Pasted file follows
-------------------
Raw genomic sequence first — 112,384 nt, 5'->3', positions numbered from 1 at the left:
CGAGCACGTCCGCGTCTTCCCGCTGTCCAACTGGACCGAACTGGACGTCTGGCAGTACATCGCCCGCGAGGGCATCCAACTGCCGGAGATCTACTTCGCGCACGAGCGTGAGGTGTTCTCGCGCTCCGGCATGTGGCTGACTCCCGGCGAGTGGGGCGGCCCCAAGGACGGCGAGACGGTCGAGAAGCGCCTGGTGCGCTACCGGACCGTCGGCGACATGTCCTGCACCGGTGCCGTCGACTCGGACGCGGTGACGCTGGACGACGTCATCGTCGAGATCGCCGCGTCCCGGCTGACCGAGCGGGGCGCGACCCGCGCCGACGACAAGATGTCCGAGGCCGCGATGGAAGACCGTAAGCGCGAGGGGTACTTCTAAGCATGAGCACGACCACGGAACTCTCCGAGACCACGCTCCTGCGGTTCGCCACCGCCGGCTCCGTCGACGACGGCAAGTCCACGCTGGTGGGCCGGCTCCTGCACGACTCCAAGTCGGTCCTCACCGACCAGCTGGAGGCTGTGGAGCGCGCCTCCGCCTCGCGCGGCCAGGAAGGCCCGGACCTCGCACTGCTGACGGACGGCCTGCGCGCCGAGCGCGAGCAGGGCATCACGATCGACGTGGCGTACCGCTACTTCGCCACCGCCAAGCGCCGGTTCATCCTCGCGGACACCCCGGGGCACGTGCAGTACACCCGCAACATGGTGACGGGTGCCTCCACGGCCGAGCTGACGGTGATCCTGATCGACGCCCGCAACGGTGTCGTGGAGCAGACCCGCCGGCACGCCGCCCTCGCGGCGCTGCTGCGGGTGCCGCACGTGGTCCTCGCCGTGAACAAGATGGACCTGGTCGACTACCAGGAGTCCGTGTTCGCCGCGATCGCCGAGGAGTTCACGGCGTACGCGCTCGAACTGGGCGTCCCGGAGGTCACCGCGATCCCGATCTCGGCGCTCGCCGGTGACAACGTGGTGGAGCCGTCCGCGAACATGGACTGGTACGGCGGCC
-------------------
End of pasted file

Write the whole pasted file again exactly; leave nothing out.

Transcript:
Raw genomic sequence first — 112,384 nt, 5'->3', positions numbered from 1 at the left:
CGAGCACGTCCGCGTCTTCCCGCTGTCCAACTGGACCGAACTGGACGTCTGGCAGTACATCGCCCGCGAGGGCATCCAACTGCCGGAGATCTACTTCGCGCACGAGCGTGAGGTGTTCTCGCGCTCCGGCATGTGGCTGACTCCCGGCGAGTGGGGCGGCCCCAAGGACGGCGAGACGGTCGAGAAGCGCCTGGTGCGCTACCGGACCGTCGGCGACATGTCCTGCACCGGTGCCGTCGACTCGGACGCGGTGACGCTGGACGACGTCATCGTCGAGATCGCCGCGTCCCGGCTGACCGAGCGGGGCGCGACCCGCGCCGACGACAAGATGTCCGAGGCCGCGATGGAAGACCGTAAGCGCGAGGGGTACTTCTAAGCATGAGCACGACCACGGAACTCTCCGAGACCACGCTCCTGCGGTTCGCCACCGCCGGCTCCGTCGACGACGGCAAGTCCACGCTGGTGGGCCGGCTCCTGCACGACTCCAAGTCGGTCCTCACCGACCAGCTGGAGGCTGTGGAGCGCGCCTCCGCCTCGCGCGGCCAGGAAGGCCCGGACCTCGCACTGCTGACGGACGGCCTGCGCGCCGAGCGCGAGCAGGGCATCACGATCGACGTGGCGTACCGCTACTTCGCCACCGCCAAGCGCCGGTTCATCCTCGCGGACACCCCGGGGCACGTGCAGTACACCCGCAACATGGTGACGGGTGCCTCCACGGCCGAGCTGACGGTGATCCTGATCGACGCCCGCAACGGTGTCGTGGAGCAGACCCGCCGGCACGCCGCCCTCGCGGCGCTGCTGCGGGTGCCGCACGTGGTCCTCGCCGTGAACAAGATGGACCTGGTCGACTACCAGGAGTCCGTGTTCGCCGCGATCGCCGAGGAGTTCACGGCGTACGCGCTCGAACTGGGCGTCCCGGAGGTCACCGCGATCCCGATCTCGGCGCTCGCCGGTGACAACGTGGTGGAGCCGTCCGCGAACATGGACTGGTACGGCGGCC